So when I embraced the counterculture and began questioning, well, everything he didn’t know what to make of it. He hated the hard life he had left behind, and I went off to join a commune that farmed with horses, and heated with wood fire. He hated carrying the heavy backpacks on his army marches; I deliberately put one on and hiked for arduous miles in the wilderness. 

For fun.

He had loyally done his duty to his country; I announced that I planned on going to Canada should I be drafted.

He must have been mystified at his son, raised in comfort and choosing to sleep on the ground and camp in the rain. And changing from a clean-cut Little Leaguer to someone with golden locks past his shoulders.

I am happy to report that this dissonance did not last all that long. As I grew older I came to appreciate all the many good things about my dad . And he mellowed, too, especially after he retired from his job, which had become stressful after he became a foreman (and I watched as GM deliberately put him in stressful positions to push him into early retirement. God damn capitalism.)

But even in the midst of the maelstrom, there was Johnny Cash.

Imagine my delight when I got Bob Dylan’s Nashville Skyline album in 1969 and found Johnny Cash performing a duet with Dylan.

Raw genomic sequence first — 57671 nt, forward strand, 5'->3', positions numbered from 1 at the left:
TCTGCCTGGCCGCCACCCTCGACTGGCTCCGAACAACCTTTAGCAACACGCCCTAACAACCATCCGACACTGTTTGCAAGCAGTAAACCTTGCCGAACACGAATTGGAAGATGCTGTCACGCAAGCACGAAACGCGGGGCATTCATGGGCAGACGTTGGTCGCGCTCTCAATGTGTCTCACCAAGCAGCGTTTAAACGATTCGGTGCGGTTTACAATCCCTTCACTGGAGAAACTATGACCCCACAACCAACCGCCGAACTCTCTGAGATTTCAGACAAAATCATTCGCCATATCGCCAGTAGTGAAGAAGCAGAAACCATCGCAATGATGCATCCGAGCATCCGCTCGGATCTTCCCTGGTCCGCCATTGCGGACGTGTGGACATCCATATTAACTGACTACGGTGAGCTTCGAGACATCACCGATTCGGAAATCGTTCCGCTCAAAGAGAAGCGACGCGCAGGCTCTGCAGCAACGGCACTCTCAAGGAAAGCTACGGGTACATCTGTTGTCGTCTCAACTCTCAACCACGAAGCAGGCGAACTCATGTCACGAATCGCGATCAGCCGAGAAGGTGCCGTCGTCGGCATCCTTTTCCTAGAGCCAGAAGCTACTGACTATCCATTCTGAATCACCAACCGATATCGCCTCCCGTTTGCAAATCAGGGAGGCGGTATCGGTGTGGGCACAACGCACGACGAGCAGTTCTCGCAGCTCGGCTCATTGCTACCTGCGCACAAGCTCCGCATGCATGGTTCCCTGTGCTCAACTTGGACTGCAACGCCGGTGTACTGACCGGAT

“Hey Dad! Check this out!”

He didn’t say much and looked a little puzzled.

But more was to come. A year or so later Cash recorded “What is Truth?”, which pretty clearly, if naively, came down on the side of the counterculture.

The next time we were in the car and the song came on the radio I turned up the volume. “Hey Dad, have you heard the new Cash song?” He didn’t say anything, but I thought he had a hurt look on his face. E tu, Johnny?

As I said, we both mellowed. To his relief I didn’t end up dead, in jail or an asylum. Dad lived to see me marry and have my first child. We grew close again, and while we never agreed about politics, we learned not to talk about it.

I have so many things to be thankful to my father for: his example of integrity and humility, his unwavering love, even when we disagreed about almost everything.

And not least, I am thankful to him that my first musical memory is such a fine one.

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I deliver mail to a real estate company that specializes in rental property. They got a magazine the other day, one dedicated to the “multi-family realty industry”, ie, landlords of apartment complexes. The cover caught my eye: “Four Enemies of the Multi-Family Industry”, it read. Opening to the article I saw that it began by noting that rentals were up by over 5% last year, and  I was struck by the description of one such “enemy”, a realtor and builder who sent flyers to apartment complexes, advertising the fact that renters could buy one of his new homes for the same price they were paying in rent each month.

A 5% rise in rentals is bad news to anyone who isn’t profiting from it, one would think, and someone enabling renters to own a home would seem good news to anyone who is not losing money by such efforts. I thought home ownership was a big part of the American dream.

But what really struck me is the words used to describe the enterprising builder: he was “preying” on renters.

Oh, really? This sort of George Bailey capitalism is predatory?

Only the real predator would describe it as such, the sort of capitalist who is indifferent to the common good. And only that sort of capitalist would whine and play the victim when someone was cutting into his pie.